flame inside six-pointed Star of David
The Hasidic Stories
Home Page


>Stories > The Baal Shem Tov > Prayers That Were Sung in the Fields

HOME
Features of the Month
Search
What's New?
Feedback

STORIES
The Baal Shem Tov
Rabbi Nachman of Bratslav
Rabbi Levi Yitzchak of Berditchev
Other Early Rebbes
Later Rebbes
Rabbi Pesach Mendel
Stories of Our Times

ARTICLES
Background and Sources
Hasidic Theories of Storytelling
Themes in Hasidic Stories
Learning from Hasidic Stories
Interpreting Individual Stories
Preparing and Telling

RESOURCES
Bibliography
Links
The Soul of Hope

envelope icon Email this page to a friend

HOME . What's New? . STORIES . ARTICLES . RESOURCES

Prayers That Were Sung in the Fields

by Micha Joseph Bin Gorion

A certain student went to his rabbi, Rabbi Israel of Medzhibozh, for the Day of Atonement. He traveled by day and night without stopping in order to reach the city where his master lived as soon as possible.

At dawn on the eve of the holy day he was about one league from the city and proposed to pause and rest a little and pray. Meanwhile, his weary horse would also rest. When he ended his prayer, he became very drowwsy and said to himself: "What if I sleep here for an hour or two, it is still broad day." So he stretched himself out on the cart and fell fast asleep.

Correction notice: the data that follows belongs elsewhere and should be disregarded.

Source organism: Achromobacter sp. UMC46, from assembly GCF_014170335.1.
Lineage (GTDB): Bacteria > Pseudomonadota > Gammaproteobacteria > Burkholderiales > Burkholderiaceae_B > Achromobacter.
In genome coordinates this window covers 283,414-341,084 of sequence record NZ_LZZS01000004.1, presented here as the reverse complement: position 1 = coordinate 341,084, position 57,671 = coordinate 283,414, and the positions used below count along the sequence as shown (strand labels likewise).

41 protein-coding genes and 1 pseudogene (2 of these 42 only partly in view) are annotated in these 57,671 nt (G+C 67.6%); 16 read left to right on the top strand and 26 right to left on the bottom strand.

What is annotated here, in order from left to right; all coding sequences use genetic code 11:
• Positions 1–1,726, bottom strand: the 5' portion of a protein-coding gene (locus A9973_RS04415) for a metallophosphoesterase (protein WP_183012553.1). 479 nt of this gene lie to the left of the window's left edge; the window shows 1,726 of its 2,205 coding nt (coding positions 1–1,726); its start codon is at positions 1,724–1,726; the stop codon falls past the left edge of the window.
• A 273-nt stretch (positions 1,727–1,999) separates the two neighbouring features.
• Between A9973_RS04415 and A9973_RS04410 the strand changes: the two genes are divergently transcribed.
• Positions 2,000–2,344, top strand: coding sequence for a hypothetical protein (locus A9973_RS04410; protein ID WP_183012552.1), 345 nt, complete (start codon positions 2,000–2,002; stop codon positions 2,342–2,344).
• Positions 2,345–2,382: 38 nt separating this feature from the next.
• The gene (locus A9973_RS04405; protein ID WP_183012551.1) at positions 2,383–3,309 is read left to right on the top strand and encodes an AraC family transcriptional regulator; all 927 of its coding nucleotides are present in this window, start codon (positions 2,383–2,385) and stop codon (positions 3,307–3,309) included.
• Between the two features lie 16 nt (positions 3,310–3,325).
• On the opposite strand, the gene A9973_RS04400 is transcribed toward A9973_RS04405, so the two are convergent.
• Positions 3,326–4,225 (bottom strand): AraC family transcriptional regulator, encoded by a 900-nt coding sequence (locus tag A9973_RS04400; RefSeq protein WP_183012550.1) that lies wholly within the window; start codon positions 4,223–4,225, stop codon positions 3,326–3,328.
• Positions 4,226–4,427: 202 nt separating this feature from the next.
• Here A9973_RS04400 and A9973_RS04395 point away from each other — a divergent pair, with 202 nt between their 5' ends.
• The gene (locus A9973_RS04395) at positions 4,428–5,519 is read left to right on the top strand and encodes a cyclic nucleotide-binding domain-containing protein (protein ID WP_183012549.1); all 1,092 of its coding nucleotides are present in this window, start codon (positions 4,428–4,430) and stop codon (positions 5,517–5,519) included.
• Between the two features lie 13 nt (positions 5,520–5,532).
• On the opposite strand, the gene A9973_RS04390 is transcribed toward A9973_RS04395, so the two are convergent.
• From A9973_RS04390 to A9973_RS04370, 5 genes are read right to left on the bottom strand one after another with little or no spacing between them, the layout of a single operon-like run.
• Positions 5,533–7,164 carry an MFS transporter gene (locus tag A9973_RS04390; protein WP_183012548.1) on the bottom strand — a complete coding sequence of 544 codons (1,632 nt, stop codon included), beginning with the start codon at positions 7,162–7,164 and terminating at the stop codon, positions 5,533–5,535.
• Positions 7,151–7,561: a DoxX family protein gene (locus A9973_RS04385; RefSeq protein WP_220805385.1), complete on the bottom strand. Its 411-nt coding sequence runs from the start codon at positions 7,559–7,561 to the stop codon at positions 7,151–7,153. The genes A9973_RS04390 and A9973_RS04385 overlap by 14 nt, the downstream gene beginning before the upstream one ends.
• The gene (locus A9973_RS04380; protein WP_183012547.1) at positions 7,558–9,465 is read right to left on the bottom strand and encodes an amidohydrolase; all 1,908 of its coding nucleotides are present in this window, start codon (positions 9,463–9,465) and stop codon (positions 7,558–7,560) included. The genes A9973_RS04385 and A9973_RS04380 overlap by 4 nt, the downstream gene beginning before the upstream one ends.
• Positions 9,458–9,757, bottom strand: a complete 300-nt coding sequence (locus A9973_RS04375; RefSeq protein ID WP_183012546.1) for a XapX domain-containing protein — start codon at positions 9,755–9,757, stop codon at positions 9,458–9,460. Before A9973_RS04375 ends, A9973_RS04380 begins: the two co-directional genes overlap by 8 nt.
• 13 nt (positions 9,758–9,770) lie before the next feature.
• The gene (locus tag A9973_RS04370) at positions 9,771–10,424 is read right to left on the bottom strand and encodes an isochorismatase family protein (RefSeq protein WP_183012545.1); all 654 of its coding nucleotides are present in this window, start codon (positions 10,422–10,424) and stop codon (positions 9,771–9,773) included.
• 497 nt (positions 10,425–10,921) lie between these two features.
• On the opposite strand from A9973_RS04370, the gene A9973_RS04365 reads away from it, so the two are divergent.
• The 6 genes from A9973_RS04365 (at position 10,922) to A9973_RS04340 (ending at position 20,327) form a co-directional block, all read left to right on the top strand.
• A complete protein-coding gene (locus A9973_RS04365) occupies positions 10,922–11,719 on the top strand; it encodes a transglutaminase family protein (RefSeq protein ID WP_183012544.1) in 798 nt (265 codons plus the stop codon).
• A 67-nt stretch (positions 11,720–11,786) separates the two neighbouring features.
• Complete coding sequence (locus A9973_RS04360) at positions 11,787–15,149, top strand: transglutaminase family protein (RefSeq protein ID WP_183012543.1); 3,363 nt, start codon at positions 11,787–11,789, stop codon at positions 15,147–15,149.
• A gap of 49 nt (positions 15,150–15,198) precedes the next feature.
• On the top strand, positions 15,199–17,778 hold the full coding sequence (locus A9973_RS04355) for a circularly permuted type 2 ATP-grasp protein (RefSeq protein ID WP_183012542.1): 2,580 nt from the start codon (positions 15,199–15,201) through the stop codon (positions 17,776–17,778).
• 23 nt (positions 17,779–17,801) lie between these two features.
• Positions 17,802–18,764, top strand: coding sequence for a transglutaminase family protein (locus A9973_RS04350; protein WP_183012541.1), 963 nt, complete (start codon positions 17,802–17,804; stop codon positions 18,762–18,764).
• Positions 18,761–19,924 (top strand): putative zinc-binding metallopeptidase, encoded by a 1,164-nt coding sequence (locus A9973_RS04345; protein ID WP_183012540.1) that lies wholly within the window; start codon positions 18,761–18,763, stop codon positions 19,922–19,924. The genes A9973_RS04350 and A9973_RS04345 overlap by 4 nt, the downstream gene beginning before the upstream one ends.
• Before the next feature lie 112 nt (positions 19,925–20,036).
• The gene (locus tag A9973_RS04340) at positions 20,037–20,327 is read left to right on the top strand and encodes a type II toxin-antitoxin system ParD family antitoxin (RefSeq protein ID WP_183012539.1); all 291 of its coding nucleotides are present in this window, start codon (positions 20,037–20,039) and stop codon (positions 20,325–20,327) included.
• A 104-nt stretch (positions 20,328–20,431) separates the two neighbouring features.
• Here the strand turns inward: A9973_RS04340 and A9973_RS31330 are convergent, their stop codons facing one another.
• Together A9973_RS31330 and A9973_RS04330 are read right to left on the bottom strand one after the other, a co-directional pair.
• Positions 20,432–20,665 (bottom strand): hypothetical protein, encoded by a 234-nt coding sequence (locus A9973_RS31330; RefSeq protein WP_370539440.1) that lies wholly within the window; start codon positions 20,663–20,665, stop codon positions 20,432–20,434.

When he woke up, it was already the twilight hour of the Day of Atonement and therefore he was forbidden to travel any further. He grieved very much to think that after all his great effort to visit his rabbi on the holy day he would now have to spend it in the fields not far from the city, and all this had come about because of this misstep. He cried out and wept bitterly all that night and all the following day.

Upon the close of the holy day he went swiftly to his rabbi, feeling bitter at heart, and when he came there his rabbi explained to him that he had had to raise up the prayers that are sung in the fields, and that he had been compelled by heaven itself to do this.

[small decorative rule]

From Mimekor Yisrael: Classic Jewish Folktales (abridged and annotated edition) collected by Micha Joseph Bin Gorion, edited by Emanuel Bin Gorion, translated by I.M. Lask, prepared by Dan Ben-Amos, copyright 1990 by Indiana University Press. Reprinted with permission. To learn about this and many other books, please visit the Indiana University Press web site.

TOP OF PAGE

PREVIOUS STORY . NEXT STORY

envelope icon Email this page to a friend

HOME . What's New? . STORIES . ARTICLES . RESOURCES


The Hasidic Stories Home Page
www.hasidicstories.com
email: info@hasidicstories.com
A service provided by Doug Lipman

This page was last updated on Monday, March 10, 2003